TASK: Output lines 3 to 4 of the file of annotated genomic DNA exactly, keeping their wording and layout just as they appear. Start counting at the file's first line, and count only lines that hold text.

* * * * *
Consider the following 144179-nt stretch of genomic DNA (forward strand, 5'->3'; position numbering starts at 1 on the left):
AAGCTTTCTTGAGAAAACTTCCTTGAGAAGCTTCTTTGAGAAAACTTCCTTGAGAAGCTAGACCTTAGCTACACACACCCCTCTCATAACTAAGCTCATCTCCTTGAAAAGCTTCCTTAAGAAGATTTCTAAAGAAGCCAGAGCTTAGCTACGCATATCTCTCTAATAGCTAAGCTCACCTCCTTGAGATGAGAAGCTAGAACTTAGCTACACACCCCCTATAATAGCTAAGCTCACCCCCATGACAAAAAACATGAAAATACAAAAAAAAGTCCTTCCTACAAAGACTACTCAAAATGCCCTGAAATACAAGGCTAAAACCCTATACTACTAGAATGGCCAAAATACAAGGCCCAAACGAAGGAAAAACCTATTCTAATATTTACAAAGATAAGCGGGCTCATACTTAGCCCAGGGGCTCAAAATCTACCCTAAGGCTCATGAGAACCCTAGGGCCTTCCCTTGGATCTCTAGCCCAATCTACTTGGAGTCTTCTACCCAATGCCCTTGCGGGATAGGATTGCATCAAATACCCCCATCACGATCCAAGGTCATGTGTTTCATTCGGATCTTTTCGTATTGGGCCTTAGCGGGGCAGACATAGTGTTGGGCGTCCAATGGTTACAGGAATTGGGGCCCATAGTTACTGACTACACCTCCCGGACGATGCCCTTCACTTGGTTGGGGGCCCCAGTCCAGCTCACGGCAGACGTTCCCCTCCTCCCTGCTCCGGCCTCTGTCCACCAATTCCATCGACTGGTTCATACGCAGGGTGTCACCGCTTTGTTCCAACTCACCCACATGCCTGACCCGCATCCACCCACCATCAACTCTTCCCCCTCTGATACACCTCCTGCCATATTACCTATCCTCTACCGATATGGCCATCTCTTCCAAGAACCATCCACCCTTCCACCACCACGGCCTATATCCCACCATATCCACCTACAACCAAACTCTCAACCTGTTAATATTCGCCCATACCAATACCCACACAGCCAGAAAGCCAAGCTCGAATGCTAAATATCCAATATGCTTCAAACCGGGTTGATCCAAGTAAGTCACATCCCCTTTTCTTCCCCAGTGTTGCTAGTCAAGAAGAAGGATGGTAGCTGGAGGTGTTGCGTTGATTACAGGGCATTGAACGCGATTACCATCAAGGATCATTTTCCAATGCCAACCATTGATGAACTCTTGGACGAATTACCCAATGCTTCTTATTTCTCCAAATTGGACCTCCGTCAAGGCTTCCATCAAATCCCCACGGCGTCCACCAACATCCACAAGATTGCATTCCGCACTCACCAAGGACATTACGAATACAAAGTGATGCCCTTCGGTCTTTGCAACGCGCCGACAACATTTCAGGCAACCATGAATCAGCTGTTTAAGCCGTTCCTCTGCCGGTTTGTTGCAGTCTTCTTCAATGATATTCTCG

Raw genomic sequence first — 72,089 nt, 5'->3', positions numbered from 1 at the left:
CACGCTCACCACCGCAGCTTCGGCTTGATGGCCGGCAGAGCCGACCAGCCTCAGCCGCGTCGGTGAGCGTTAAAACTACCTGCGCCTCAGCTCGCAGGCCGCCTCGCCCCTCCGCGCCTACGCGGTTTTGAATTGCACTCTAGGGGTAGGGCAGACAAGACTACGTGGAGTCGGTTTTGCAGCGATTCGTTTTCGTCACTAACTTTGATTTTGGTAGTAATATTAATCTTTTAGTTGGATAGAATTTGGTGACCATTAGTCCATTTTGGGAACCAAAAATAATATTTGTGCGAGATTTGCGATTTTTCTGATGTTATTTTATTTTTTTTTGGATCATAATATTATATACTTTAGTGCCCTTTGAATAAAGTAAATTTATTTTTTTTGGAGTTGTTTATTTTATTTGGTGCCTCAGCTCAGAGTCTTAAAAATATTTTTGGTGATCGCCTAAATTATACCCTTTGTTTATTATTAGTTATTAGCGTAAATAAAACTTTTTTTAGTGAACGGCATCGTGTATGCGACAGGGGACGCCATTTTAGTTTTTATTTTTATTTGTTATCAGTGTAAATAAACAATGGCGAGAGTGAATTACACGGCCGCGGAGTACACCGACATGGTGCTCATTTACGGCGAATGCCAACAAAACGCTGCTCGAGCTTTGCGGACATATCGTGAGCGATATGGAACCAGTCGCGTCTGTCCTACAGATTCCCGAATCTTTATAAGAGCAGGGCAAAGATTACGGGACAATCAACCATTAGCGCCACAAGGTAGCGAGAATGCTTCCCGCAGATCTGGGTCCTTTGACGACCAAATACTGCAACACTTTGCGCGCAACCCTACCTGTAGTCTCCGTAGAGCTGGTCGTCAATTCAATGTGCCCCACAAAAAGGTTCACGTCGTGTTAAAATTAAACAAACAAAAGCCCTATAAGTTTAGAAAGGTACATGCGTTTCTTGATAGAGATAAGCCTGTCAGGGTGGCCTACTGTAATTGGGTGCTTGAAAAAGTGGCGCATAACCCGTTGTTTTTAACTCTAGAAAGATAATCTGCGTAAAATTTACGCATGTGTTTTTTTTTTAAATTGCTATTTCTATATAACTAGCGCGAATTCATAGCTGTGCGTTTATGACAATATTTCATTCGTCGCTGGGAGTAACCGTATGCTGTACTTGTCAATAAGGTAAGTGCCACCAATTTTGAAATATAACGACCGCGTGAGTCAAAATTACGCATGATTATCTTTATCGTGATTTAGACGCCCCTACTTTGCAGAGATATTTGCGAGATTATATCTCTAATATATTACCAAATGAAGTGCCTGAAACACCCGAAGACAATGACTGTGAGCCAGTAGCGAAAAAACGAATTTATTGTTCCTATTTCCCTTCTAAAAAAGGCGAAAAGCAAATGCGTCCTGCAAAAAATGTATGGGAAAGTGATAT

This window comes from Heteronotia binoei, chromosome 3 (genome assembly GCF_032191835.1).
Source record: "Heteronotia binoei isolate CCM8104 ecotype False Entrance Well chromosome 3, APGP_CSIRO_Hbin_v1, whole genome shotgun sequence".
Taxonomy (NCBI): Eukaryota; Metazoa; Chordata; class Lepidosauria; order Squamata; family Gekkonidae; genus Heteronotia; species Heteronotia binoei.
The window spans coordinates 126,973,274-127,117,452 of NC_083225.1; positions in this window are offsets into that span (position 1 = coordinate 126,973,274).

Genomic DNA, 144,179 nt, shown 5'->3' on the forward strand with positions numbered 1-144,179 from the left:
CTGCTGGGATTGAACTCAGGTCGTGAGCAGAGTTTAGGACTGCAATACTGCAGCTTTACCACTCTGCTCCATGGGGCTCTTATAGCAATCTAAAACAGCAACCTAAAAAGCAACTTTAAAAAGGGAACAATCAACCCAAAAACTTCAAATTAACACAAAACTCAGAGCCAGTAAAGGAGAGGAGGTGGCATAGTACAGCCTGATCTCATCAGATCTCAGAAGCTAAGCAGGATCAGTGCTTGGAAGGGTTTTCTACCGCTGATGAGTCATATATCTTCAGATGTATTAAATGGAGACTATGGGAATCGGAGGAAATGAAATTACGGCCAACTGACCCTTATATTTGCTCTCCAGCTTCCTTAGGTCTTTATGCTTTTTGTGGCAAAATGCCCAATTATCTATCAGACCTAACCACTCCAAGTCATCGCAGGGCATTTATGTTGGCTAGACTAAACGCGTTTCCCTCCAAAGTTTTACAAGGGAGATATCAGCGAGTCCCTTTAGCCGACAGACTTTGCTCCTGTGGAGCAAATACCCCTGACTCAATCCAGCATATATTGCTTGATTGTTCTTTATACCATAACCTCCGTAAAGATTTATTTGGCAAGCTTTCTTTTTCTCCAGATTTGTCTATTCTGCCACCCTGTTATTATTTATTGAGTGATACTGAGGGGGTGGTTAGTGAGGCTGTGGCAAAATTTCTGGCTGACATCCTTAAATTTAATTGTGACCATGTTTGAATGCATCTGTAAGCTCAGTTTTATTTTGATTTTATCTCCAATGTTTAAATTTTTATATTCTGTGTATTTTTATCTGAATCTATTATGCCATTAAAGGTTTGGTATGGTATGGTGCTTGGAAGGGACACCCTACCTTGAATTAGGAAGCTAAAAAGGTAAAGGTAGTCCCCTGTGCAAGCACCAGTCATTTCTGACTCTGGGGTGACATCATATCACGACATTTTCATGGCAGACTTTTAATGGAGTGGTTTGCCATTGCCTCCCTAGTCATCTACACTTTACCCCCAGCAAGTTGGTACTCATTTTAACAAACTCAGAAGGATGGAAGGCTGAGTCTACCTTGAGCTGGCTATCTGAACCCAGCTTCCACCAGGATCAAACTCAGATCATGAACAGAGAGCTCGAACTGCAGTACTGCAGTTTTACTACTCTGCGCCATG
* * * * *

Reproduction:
Raw genomic sequence first — 72,089 nt, 5'->3', positions numbered from 1 at the left:
CACGCTCACCACCGCAGCTTCGGCTTGATGGCCGGCAGAGCCGACCAGCCTCAGCCGCGTCGGTGAGCGTTAAAACTACCTGCGCCTCAGCTCGCAGGCCGCCTCGCCCCTCCGCGCCTACGCGGTTTTGAATTGCACTCTAGGGGTAGGGCAGACAAGACTACGTGGAGTCGGTTTTGCAGCGATTCGTTTTCGTCACTAACTTTGATTTTGGTAGTAATATTAATCTTTTAGTTGGATAGAATTTGGTGACCATTAGTCCATTTTGGGAACCAAAAATAATATTTGTGCGAGATTTGCGATTTTTCTGATGTTATTTTATTTTTTTTTGGATCATAATATTATATACTTTAGTGCCCTTTGAATAAAGTAAATTTATTTTTTTTGGAGTTGTTTATTTTATTTGGTGCCTCAGCTCAGAGTCTTAAAAATATTTTTGGTGATCGCCTAAATTATACCCTTTGTTTATTATTAGTTATTAGCGTAAATAAAACTTTTTTTAGTGAACGGCATCGTGTATGCGACAGGGGACGCCATTTTAGTTTTTATTTTTATTTGTTATCAGTGTAAATAAACAATGGCGAGAGTGAATTACACGGCCGCGGAGTACACCGACATGGTGCTCATTTACGGCGAATGCCAACAAAACGCTGCTCGAGCTTTGCGGACATATCGTGAGCGATATGGAACCAGTCGCGTCTGTCCTACAGATTCCCGAATCTTTATAAGAGCAGGGCAAAGATTACGGGACAATCAACCATTAGCGCCACAAGGTAGCGAGAATGCTTCCCGCAGATCTGGGTCCTTTGACGACCAAATACTGCAACACTTTGCGCGCAACCCTACCTGTAGTCTCCGTAGAGCTGGTCGTCAATTCAATGTGCCCCACAAAAAGGTTCACGTCGTGTTAAAATTAAACAAACAAAAGCCCTATAAGTTTAGAAAGGTACATGCGTTTCTTGATAGAGATAAGCCTGTCAGGGTGGCCTACTGTAATTGGGTGCTTGAAAAAGTGGCGCATAACCCGTTGTTTTTAACTCTAGAAAGATAATCTGCGTAAAATTTACGCATGTGTTTTTTTTTTAAATTGCTATTTCTATATAACTAGCGCGAATTCATAGCTGTGCGTTTATGACAATATTTCATTCGTCGCTGGGAGTAACCGTATGCTGTACTTGTCAATAAGGTAAGTGCCACCAATTTTGAAATATAACGACCGCGTGAGTCAAAATTACGCATGATTATCTTTATCGTGATTTAGACGCCCCTACTTTGCAGAGATATTTGCGAGATTATATCTCTAATATATTACCAAATGAAGTGCCTGAAACACCCGAAGACAATGACTGTGAGCCAGTAGCGAAAAAACGAATTTATTGTTCCTATTTCCCTTCTAAAAAAGGCGAAAAGCAAATGCGTCCTGCAAAAAATGTATGGGAAAGTGATAT